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Demonetization: The Politics of Public Suffering
There have been various and repeated references to the suffering of the public caused by the decision of demonetization by the government. The suffering of the ordinary people due to this astounding decision has been criticized even by the High Court and Supreme Court. Around 100 people have died because of it. The supporters of Prime Minster Narendra Modi claim that people are not distressed with this decision; they are happy; if people were unhappy, they’d be on the streets protesting instead of queuing up outside banks. But at the same time they are seen threatening the sufferers and the journalists who dare to high light their plight. However, at some point Modi supporters could recognize the suffering of all the people who are queuing up outside banks from morning till night. That is why they constantly remind the people of the hardships endured by soldiers on the borders. The Prime Minister claimed after the implementation of demonetizing that suffering would be over in four to five days, but later he made an emotional appeal telling people to brace for another 50 days, for the country’s sake!
The public, specially the working class, has suffered a lot after demonetizing. The utterance of some genuinely concerned persons regarding the plight of the public saying that those who are responsible for this would be cursed by the poor (garib ki haay lagegi), is but a weak plea. Such poetic justice pleas have no place in today’s politics. In a democracy, no government has any right to inflict misery upon the people even for one day. Dr. Ram Manohar Lohia, in his doctrine of immediacy, held that the justification/legitimacy of every action/decision must lie within that action or decision. Any rationale offered with reference to the future good, merely help governments/political parties unleash oppression on people. In the case of demonetizing too highly exaggerated claims are being made for the emergence of a ‘golden India’ in the future as is seen in expensive advertisement campaigns by the government.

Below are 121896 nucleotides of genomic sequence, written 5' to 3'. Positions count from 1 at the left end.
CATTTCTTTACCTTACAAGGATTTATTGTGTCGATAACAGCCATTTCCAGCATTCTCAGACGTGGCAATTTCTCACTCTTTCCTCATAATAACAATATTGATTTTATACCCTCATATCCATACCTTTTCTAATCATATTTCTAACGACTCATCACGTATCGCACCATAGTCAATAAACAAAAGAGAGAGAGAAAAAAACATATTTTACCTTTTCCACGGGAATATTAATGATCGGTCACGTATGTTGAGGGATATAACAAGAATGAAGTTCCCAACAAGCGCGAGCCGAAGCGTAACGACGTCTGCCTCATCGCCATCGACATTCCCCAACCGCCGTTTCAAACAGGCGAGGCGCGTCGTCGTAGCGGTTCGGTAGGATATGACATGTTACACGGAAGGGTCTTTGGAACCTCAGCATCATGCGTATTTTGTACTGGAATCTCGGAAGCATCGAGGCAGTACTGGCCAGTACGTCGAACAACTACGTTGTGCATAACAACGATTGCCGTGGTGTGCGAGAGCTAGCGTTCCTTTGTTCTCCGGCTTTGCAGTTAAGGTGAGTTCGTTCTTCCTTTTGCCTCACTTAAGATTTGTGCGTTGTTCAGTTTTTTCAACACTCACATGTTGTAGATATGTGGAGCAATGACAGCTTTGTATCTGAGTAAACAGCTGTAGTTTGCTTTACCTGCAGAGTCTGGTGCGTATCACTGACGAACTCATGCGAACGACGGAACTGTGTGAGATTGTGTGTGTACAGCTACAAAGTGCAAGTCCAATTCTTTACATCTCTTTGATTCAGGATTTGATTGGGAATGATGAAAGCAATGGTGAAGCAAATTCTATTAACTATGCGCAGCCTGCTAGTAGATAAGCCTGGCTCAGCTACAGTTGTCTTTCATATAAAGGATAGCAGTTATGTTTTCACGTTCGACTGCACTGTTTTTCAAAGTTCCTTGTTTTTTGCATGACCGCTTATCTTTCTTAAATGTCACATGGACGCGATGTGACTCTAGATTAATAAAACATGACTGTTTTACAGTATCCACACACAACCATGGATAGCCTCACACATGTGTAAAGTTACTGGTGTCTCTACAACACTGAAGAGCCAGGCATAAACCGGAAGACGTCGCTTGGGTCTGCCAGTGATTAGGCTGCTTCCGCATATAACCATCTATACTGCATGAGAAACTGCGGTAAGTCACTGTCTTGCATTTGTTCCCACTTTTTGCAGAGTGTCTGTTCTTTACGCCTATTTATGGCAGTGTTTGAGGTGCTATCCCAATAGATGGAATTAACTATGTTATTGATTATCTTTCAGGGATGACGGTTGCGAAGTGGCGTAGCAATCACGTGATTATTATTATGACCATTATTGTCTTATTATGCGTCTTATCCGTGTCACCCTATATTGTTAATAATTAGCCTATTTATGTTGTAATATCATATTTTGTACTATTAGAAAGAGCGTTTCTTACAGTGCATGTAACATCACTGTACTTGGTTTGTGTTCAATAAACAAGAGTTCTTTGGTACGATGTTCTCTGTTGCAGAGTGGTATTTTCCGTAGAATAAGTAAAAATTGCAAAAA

In the wake of the adoption of neo-liberal economic policies, there is a precipitous change in the attitude of the ruling class towards the suffering of the ordinary people. The ruling class does not fear the power of the ordinary people’s vote, or that the suffering people could defeat it in the next elections. In any system when people are pushed to the brink of desperation, the result will be termination of life itself. In the era of neo-liberalism, as per the Crime Bureau record, around three lakh farmers have committed suicide. The situation continues. But it makes no difference to governments and politicians. Because elections are fought with black money in nexus with campaign companies, corporate houses, electioneering strategists and media. All these agencies decide when and which party and leader will form the government at the centre. In this era of neo-liberalism footloose specialists are directing political parties and governments in India. In this situation, ‘suffering of the public’ provides the path for political verbiage and swindling. The prime minister and his specialists, claiming to end the difficulties of the public in 50 days, know very well that the public will suffer even after that.
Whatever the considerations may have been for demonetization six months back, the misery of the people was not one of them. The misery of the people is no longer a problem for politicians. The leaders know that their campaign machinery will win hands down against it. They will manufacture consent for themselves. The miserable people will again vote-in those whose politics favours only the corporates. The ruling class makes such arrangements that people view the pain of continuous miseries like suicide, displacement, unemployment, inflation, disease as inevitable adage to their religion, caste, region etc. In this process the people get progressively a-politicized. The situation of ‘there is no-alternative’ is actually a result of the public’s a-politicization. The consequence is that it ceases to ally with those parties and leaders who seek to build a political alternative that challenges the neo-liberal order. The situation gets further complicated when a majority of civil society and peoples’ movement groups take on the role of brokers which overtly or covertly facilitates the established order.